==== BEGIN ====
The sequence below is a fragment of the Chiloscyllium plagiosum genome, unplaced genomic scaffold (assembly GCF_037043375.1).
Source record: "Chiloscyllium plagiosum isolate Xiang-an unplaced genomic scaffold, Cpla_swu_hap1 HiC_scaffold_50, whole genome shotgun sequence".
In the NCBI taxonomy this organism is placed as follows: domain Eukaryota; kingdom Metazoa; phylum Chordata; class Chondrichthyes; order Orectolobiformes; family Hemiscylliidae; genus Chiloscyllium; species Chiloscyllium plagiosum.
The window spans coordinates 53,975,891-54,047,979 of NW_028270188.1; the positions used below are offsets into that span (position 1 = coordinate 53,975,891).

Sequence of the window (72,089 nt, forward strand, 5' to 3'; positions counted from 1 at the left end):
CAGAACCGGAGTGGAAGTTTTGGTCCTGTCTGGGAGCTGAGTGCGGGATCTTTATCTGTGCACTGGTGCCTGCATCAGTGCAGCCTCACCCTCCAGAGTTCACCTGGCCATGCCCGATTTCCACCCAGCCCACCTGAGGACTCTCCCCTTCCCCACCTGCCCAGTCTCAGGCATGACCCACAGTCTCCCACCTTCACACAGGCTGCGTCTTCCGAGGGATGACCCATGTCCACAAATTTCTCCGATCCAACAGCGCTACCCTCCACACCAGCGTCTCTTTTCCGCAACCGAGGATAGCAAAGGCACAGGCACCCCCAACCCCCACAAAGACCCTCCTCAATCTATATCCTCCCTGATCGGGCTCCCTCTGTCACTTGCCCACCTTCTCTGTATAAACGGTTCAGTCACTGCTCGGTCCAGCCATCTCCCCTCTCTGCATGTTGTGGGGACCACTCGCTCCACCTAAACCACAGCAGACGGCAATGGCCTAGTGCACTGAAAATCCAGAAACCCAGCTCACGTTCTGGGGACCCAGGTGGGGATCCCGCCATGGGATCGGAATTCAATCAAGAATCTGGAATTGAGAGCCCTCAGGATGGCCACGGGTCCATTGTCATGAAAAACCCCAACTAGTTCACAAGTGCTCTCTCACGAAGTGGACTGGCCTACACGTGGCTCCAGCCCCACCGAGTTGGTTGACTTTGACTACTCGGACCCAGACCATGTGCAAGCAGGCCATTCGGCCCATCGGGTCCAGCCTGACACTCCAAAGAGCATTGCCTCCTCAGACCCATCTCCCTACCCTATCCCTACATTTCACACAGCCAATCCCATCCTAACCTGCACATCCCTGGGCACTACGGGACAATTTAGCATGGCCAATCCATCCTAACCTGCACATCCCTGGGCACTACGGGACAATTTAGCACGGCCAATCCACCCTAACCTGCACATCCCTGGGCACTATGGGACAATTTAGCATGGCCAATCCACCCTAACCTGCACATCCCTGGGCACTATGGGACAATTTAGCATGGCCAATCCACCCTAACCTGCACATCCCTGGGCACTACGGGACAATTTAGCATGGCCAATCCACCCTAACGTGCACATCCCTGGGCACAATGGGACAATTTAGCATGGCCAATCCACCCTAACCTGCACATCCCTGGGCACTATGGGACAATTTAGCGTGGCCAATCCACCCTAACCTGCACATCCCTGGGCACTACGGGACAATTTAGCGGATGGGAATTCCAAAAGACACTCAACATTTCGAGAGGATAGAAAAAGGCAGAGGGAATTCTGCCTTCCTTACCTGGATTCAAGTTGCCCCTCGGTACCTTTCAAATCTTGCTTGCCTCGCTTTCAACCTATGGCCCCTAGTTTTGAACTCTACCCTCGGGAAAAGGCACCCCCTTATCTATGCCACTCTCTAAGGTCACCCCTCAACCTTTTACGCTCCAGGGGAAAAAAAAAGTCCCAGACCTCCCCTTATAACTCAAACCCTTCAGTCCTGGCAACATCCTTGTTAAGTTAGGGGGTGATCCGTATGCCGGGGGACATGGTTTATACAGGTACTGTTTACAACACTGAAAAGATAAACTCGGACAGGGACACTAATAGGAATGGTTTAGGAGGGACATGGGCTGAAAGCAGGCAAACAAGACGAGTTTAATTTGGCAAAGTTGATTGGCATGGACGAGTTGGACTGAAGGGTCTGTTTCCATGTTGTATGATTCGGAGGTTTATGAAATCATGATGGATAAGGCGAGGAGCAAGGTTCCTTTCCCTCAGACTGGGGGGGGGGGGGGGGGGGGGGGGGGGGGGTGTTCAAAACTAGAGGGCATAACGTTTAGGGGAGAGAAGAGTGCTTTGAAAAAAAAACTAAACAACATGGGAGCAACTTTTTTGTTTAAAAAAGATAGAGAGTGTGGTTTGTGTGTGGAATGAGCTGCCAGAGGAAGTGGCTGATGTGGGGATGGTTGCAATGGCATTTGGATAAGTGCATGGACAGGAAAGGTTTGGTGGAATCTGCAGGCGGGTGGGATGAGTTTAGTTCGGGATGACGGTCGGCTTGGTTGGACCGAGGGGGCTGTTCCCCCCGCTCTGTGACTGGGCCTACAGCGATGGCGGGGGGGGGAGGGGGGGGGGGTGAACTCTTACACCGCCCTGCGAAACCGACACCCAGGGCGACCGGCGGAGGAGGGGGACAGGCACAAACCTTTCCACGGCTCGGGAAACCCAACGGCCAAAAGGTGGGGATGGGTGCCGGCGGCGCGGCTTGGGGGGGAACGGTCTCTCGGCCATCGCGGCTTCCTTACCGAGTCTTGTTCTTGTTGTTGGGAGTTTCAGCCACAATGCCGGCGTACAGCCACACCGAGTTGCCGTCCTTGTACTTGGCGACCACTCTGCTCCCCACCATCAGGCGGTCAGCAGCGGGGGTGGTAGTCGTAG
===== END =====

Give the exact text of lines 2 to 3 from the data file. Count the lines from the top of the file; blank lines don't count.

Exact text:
Source record: "Chiloscyllium plagiosum isolate Xiang-an unplaced genomic scaffold, Cpla_swu_hap1 HiC_scaffold_50, whole genome shotgun sequence".
In the NCBI taxonomy this organism is placed as follows: domain Eukaryota; kingdom Metazoa; phylum Chordata; class Chondrichthyes; order Orectolobiformes; family Hemiscylliidae; genus Chiloscyllium; species Chiloscyllium plagiosum.